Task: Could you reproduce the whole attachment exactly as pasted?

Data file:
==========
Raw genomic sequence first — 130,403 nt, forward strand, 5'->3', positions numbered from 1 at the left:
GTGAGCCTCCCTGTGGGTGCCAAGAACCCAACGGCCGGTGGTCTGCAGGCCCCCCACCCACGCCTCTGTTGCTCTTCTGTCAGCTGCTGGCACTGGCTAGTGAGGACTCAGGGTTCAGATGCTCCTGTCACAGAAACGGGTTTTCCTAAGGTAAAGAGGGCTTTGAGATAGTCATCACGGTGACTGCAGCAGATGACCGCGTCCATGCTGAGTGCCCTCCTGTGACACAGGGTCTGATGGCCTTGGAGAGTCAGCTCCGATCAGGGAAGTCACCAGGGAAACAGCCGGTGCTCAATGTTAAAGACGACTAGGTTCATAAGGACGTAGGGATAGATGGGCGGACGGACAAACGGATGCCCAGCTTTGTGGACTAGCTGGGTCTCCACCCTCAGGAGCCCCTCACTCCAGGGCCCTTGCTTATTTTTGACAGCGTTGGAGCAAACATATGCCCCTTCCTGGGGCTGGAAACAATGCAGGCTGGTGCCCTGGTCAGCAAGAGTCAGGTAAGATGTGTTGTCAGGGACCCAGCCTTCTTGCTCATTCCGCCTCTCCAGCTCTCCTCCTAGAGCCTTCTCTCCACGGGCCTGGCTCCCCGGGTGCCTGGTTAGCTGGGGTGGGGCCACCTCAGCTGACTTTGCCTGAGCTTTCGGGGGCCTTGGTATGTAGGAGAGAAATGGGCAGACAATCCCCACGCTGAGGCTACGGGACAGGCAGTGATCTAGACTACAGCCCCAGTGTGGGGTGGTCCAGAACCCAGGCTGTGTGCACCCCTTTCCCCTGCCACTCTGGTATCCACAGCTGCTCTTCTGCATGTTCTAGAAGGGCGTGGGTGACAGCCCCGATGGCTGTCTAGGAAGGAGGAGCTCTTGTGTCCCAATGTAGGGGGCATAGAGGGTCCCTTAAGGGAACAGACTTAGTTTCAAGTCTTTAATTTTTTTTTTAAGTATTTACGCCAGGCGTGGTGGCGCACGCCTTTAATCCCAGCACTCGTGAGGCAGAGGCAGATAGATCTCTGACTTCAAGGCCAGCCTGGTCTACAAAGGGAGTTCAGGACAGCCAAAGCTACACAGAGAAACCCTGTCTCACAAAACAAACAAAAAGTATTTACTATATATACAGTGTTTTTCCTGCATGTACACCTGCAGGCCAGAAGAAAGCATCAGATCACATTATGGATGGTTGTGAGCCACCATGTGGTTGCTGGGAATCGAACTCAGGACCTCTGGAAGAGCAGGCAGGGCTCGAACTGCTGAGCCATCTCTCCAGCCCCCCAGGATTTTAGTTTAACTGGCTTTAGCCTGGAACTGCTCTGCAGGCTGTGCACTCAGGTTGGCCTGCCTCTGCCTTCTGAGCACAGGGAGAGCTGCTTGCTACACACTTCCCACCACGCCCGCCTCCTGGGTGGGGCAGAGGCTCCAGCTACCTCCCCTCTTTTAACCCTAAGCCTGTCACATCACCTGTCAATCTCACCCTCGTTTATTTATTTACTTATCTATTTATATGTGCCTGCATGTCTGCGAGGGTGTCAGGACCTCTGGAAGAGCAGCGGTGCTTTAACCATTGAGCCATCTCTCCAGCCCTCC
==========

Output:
Raw genomic sequence first — 130,403 nt, forward strand, 5'->3', positions numbered from 1 at the left:
GTGAGCCTCCCTGTGGGTGCCAAGAACCCAACGGCCGGTGGTCTGCAGGCCCCCCACCCACGCCTCTGTTGCTCTTCTGTCAGCTGCTGGCACTGGCTAGTGAGGACTCAGGGTTCAGATGCTCCTGTCACAGAAACGGGTTTTCCTAAGGTAAAGAGGGCTTTGAGATAGTCATCACGGTGACTGCAGCAGATGACCGCGTCCATGCTGAGTGCCCTCCTGTGACACAGGGTCTGATGGCCTTGGAGAGTCAGCTCCGATCAGGGAAGTCACCAGGGAAACAGCCGGTGCTCAATGTTAAAGACGACTAGGTTCATAAGGACGTAGGGATAGATGGGCGGACGGACAAACGGATGCCCAGCTTTGTGGACTAGCTGGGTCTCCACCCTCAGGAGCCCCTCACTCCAGGGCCCTTGCTTATTTTTGACAGCGTTGGAGCAAACATATGCCCCTTCCTGGGGCTGGAAACAATGCAGGCTGGTGCCCTGGTCAGCAAGAGTCAGGTAAGATGTGTTGTCAGGGACCCAGCCTTCTTGCTCATTCCGCCTCTCCAGCTCTCCTCCTAGAGCCTTCTCTCCACGGGCCTGGCTCCCCGGGTGCCTGGTTAGCTGGGGTGGGGCCACCTCAGCTGACTTTGCCTGAGCTTTCGGGGGCCTTGGTATGTAGGAGAGAAATGGGCAGACAATCCCCACGCTGAGGCTACGGGACAGGCAGTGATCTAGACTACAGCCCCAGTGTGGGGTGGTCCAGAACCCAGGCTGTGTGCACCCCTTTCCCCTGCCACTCTGGTATCCACAGCTGCTCTTCTGCATGTTCTAGAAGGGCGTGGGTGACAGCCCCGATGGCTGTCTAGGAAGGAGGAGCTCTTGTGTCCCAATGTAGGGGGCATAGAGGGTCCCTTAAGGGAACAGACTTAGTTTCAAGTCTTTAATTTTTTTTTTAAGTATTTACGCCAGGCGTGGTGGCGCACGCCTTTAATCCCAGCACTCGTGAGGCAGAGGCAGATAGATCTCTGACTTCAAGGCCAGCCTGGTCTACAAAGGGAGTTCAGGACAGCCAAAGCTACACAGAGAAACCCTGTCTCACAAAACAAACAAAAAGTATTTACTATATATACAGTGTTTTTCCTGCATGTACACCTGCAGGCCAGAAGAAAGCATCAGATCACATTATGGATGGTTGTGAGCCACCATGTGGTTGCTGGGAATCGAACTCAGGACCTCTGGAAGAGCAGGCAGGGCTCGAACTGCTGAGCCATCTCTCCAGCCCCCCAGGATTTTAGTTTAACTGGCTTTAGCCTGGAACTGCTCTGCAGGCTGTGCACTCAGGTTGGCCTGCCTCTGCCTTCTGAGCACAGGGAGAGCTGCTTGCTACACACTTCCCACCACGCCCGCCTCCTGGGTGGGGCAGAGGCTCCAGCTACCTCCCCTCTTTTAACCCTAAGCCTGTCACATCACCTGTCAATCTCACCCTCGTTTATTTATTTACTTATCTATTTATATGTGCCTGCATGTCTGCGAGGGTGTCAGGACCTCTGGAAGAGCAGCGGTGCTTTAACCATTGAGCCATCTCTCCAGCCCTCC